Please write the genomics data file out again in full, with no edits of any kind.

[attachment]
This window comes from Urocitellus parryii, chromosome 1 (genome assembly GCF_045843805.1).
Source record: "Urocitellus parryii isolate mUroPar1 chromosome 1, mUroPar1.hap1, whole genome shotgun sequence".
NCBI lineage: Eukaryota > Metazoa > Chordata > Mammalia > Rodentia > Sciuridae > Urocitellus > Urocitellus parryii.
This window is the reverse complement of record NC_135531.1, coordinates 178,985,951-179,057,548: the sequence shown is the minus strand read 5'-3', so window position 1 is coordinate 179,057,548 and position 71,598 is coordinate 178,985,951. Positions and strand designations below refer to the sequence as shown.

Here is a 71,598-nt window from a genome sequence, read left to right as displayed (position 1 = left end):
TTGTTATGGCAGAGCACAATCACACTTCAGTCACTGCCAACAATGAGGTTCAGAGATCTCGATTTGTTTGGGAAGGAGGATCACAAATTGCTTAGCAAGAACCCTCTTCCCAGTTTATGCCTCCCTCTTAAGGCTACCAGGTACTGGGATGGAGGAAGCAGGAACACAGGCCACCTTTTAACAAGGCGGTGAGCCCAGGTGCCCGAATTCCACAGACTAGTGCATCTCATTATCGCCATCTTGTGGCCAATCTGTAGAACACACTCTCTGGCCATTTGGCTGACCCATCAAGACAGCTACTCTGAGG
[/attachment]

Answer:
This window comes from Urocitellus parryii, chromosome 1 (genome assembly GCF_045843805.1).
Source record: "Urocitellus parryii isolate mUroPar1 chromosome 1, mUroPar1.hap1, whole genome shotgun sequence".
NCBI lineage: Eukaryota > Metazoa > Chordata > Mammalia > Rodentia > Sciuridae > Urocitellus > Urocitellus parryii.
This window is the reverse complement of record NC_135531.1, coordinates 178,985,951-179,057,548: the sequence shown is the minus strand read 5'-3', so window position 1 is coordinate 179,057,548 and position 71,598 is coordinate 178,985,951. Positions and strand designations below refer to the sequence as shown.

Here is a 71,598-nt window from a genome sequence, read left to right as displayed (position 1 = left end):
TTGTTATGGCAGAGCACAATCACACTTCAGTCACTGCCAACAATGAGGTTCAGAGATCTCGATTTGTTTGGGAAGGAGGATCACAAATTGCTTAGCAAGAACCCTCTTCCCAGTTTATGCCTCCCTCTTAAGGCTACCAGGTACTGGGATGGAGGAAGCAGGAACACAGGCCACCTTTTAACAAGGCGGTGAGCCCAGGTGCCCGAATTCCACAGACTAGTGCATCTCATTATCGCCATCTTGTGGCCAATCTGTAGAACACACTCTCTGGCCATTTGGCTGACCCATCAAGACAGCTACTCTGAGG